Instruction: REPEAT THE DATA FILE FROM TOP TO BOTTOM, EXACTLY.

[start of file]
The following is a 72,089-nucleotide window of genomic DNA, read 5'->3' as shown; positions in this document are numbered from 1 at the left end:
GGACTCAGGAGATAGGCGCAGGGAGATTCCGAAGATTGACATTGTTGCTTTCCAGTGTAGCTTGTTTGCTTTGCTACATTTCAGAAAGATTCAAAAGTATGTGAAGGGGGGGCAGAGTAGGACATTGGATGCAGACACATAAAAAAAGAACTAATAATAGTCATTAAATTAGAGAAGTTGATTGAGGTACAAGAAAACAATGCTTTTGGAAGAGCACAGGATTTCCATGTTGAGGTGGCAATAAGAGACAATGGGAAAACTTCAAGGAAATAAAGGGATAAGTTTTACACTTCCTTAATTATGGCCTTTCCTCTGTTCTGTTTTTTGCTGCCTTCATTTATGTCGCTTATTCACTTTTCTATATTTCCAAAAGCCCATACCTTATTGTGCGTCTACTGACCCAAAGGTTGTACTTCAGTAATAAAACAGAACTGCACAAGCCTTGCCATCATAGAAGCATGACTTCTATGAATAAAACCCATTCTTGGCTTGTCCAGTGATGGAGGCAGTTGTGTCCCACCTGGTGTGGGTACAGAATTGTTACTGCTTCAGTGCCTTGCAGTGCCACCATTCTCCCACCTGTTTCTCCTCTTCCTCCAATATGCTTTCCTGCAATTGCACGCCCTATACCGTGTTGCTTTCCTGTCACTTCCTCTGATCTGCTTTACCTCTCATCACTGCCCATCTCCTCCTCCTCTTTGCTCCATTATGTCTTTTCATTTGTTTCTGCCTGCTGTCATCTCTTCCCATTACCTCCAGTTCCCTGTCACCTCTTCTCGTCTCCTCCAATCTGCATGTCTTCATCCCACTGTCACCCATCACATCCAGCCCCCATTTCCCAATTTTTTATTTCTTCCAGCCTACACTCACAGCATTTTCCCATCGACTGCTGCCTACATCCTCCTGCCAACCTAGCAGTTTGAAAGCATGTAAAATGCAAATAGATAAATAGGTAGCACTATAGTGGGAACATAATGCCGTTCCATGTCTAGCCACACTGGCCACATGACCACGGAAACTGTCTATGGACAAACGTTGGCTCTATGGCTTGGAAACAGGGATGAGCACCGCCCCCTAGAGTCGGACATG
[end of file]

The following is a 72,089-nucleotide window of genomic DNA, read 5'->3' as shown; positions in this document are numbered from 1 at the left end:
GGACTCAGGAGATAGGCGCAGGGAGATTCCGAAGATTGACATTGTTGCTTTCCAGTGTAGCTTGTTTGCTTTGCTACATTTCAGAAAGATTCAAAAGTATGTGAAGGGGGGGCAGAGTAGGACATTGGATGCAGACACATAAAAAAAGAACTAATAATAGTCATTAAATTAGAGAAGTTGATTGAGGTACAAGAAAACAATGCTTTTGGAAGAGCACAGGATTTCCATGTTGAGGTGGCAATAAGAGACAATGGGAAAACTTCAAGGAAATAAAGGGATAAGTTTTACACTTCCTTAATTATGGCCTTTCCTCTGTTCTGTTTTTTGCTGCCTTCATTTATGTCGCTTATTCACTTTTCTATATTTCCAAAAGCCCATACCTTATTGTGCGTCTACTGACCCAAAGGTTGTACTTCAGTAATAAAACAGAACTGCACAAGCCTTGCCATCATAGAAGCATGACTTCTATGAATAAAACCCATTCTTGGCTTGTCCAGTGATGGAGGCAGTTGTGTCCCACCTGGTGTGGGTACAGAATTGTTACTGCTTCAGTGCCTTGCAGTGCCACCATTCTCCCACCTGTTTCTCCTCTTCCTCCAATATGCTTTCCTGCAATTGCACGCCCTATACCGTGTTGCTTTCCTGTCACTTCCTCTGATCTGCTTTACCTCTCATCACTGCCCATCTCCTCCTCCTCTTTGCTCCATTATGTCTTTTCATTTGTTTCTGCCTGCTGTCATCTCTTCCCATTACCTCCAGTTCCCTGTCACCTCTTCTCGTCTCCTCCAATCTGCATGTCTTCATCCCACTGTCACCCATCACATCCAGCCCCCATTTCCCAATTTTTTATTTCTTCCAGCCTACACTCACAGCATTTTCCCATCGACTGCTGCCTACATCCTCCTGCCAACCTAGCAGTTTGAAAGCATGTAAAATGCAAATAGATAAATAGGTAGCACTATAGTGGGAACATAATGCCGTTCCATGTCTAGCCACACTGGCCACATGACCACGGAAACTGTCTATGGACAAACGTTGGCTCTATGGCTTGGAAACAGGGATGAGCACCGCCCCCTAGAGTCGGACATG